Tuesday, March 15, 2011

Book Review #32 Sorcery and Cecelia by Patricia C. Wrede and Caroline Stevermer

Sorcery and Cecelia
by Patricia C. Wrede and Caroline Stevermer

Genre: YA Fantasy
Ages: 10 and up, though it makes for an excellent read-aloud that is guaranteed to send listeners into gales of laughter, especially when read with a faux British accent.

Kate and Cecy are cousins in a post-Napoleonic Wars England with magic. This story chronicles their correspondence while Kate is in London for her first Season and poor Cecy is left to rusticate in the country. Their adventures start when Kate is mistaken for a man and nearly poisoned with chocolate, but this is only the beginning. Soon the two of them are embroiled in matters magical and mysterious as Cecy's brother is turned into a tree and Kate finds herself in a spurious betrothal with a mysterious, odious nobleman. They might have found this disconcerting where it not for the fact that were enjoying themselves far too much to allow the terror they ought to have been feeling.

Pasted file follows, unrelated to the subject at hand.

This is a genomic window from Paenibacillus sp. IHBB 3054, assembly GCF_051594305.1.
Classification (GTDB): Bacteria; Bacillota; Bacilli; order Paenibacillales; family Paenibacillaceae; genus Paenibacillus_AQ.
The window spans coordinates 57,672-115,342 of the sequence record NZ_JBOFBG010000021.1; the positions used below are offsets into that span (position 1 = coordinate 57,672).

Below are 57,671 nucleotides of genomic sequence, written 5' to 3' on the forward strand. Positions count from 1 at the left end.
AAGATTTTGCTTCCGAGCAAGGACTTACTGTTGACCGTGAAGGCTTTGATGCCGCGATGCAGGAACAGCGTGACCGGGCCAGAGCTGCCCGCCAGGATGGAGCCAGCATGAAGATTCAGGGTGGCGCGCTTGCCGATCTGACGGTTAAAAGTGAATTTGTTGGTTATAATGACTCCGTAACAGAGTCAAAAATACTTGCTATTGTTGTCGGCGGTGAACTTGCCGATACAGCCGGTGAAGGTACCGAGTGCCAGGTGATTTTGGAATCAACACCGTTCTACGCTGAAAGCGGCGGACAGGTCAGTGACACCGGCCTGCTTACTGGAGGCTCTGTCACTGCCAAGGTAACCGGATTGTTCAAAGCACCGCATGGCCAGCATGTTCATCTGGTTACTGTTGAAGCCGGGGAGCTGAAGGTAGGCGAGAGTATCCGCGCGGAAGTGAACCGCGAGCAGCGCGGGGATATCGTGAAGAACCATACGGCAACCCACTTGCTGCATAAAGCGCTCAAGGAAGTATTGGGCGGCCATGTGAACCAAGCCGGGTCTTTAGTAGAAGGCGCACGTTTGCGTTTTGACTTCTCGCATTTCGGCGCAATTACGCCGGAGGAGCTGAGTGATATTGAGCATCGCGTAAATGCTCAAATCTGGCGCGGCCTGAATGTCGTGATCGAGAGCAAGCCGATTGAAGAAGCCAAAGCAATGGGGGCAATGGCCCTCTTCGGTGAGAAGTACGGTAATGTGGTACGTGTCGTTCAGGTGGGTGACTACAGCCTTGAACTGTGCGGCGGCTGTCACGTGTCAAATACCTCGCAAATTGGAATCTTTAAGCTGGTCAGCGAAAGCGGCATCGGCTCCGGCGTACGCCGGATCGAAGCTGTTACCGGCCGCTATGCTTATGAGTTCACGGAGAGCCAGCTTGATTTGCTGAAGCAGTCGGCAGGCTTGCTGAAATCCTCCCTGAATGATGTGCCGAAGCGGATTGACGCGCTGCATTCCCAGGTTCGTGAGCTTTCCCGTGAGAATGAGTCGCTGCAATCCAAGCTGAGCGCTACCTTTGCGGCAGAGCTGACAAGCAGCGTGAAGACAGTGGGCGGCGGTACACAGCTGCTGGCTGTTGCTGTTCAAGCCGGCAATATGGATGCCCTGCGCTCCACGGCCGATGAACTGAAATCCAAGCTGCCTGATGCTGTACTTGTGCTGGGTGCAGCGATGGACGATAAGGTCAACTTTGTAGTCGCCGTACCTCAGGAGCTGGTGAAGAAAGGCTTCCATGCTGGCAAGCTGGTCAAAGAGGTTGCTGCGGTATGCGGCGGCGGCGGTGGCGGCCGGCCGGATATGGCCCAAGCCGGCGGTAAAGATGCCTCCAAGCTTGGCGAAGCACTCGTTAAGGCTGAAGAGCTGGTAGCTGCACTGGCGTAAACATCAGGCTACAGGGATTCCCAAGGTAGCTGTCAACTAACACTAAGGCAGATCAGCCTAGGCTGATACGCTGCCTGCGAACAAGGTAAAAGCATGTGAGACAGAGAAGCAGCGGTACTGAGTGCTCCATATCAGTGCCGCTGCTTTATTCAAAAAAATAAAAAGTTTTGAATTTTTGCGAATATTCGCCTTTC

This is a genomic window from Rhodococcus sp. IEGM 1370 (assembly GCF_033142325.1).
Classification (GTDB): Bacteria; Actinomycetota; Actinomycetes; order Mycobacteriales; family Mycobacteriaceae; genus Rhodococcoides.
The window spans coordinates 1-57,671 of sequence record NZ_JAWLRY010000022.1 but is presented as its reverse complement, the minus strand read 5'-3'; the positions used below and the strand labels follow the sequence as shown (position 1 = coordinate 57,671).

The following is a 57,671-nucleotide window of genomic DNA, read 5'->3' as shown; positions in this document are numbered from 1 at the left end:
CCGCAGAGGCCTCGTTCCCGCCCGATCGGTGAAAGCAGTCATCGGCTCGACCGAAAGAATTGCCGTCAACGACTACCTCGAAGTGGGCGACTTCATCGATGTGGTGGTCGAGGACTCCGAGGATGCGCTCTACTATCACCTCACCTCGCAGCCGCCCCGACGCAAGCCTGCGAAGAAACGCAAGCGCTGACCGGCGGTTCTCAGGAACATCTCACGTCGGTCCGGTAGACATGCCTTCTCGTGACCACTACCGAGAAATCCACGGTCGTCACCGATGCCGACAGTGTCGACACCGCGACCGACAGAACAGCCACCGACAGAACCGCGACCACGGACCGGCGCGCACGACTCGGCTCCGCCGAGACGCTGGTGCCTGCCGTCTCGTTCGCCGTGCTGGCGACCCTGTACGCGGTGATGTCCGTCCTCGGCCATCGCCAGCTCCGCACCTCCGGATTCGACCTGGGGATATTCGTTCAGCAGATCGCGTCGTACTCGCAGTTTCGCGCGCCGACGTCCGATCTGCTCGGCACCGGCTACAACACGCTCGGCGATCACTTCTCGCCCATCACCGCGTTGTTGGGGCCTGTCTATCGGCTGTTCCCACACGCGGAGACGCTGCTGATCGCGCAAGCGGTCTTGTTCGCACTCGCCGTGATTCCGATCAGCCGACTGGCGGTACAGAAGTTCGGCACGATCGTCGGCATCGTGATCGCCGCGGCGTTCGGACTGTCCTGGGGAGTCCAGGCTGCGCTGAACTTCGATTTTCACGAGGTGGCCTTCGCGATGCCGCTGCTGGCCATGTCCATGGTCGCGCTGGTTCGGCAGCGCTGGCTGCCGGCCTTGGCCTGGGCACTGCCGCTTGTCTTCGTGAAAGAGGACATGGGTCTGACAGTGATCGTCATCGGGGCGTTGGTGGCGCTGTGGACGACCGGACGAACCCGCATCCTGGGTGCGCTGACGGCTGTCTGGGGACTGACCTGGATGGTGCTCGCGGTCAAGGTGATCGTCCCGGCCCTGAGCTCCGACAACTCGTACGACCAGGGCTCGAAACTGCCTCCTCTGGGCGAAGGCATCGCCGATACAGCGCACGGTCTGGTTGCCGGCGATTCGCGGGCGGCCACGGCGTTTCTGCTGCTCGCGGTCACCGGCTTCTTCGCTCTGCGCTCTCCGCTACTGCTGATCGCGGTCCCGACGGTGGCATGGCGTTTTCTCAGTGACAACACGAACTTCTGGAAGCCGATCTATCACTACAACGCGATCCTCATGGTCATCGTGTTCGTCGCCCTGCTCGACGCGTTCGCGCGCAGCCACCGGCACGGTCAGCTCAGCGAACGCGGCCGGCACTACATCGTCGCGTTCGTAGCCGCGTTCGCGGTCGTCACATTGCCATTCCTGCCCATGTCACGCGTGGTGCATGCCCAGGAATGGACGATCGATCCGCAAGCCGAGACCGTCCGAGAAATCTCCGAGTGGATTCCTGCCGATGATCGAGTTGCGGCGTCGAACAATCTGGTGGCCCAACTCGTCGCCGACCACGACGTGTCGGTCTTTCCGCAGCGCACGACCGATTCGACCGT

This is one of my favorite young adult novels of all time. I cannot count how many times I have read and re-read it. It is hilariously funny and never gets old. At first, before I started reading it the first time, I was not at all sure that I even wanted to try it. Normally I dislike letter stories, but I really liked the other works of Patricia C. Wrede and Caroline Stevermer, so eventually I borrowed it from the library. As soon as I started, I was hooked. The wit, humor, atmosphere were fantastic. Kate and Cecy manage to get into such absurd and sometimes dangerous situations interspersed with new gowns and garden parties. It was wonderful!
Just yesterday I finished reading this book aloud to my sister (10) and brother (7). I read the whole thing with a faux British accent while attempting to attempting to get all of the emotions right as well. Afterward, I found it difficult in the extreme to go back to my normal speech patterns. I had to edit a couple of sentences aloud for my little brother's benefit, but it didn't seem to make a difference to him or my sister. (They both laughed a lot and my sister made kissy faces at several intervals when she perceived romance in the offing.)

I give it a 2.10 in language for some mild cursing.

It gets a 2.10 in sexuality for brief, mild references and innuendo.

There are several instances of peril and attempted murder as well as references to a murder that happened long ago, so I give it a 4.10.

                                                Lieder Madchen

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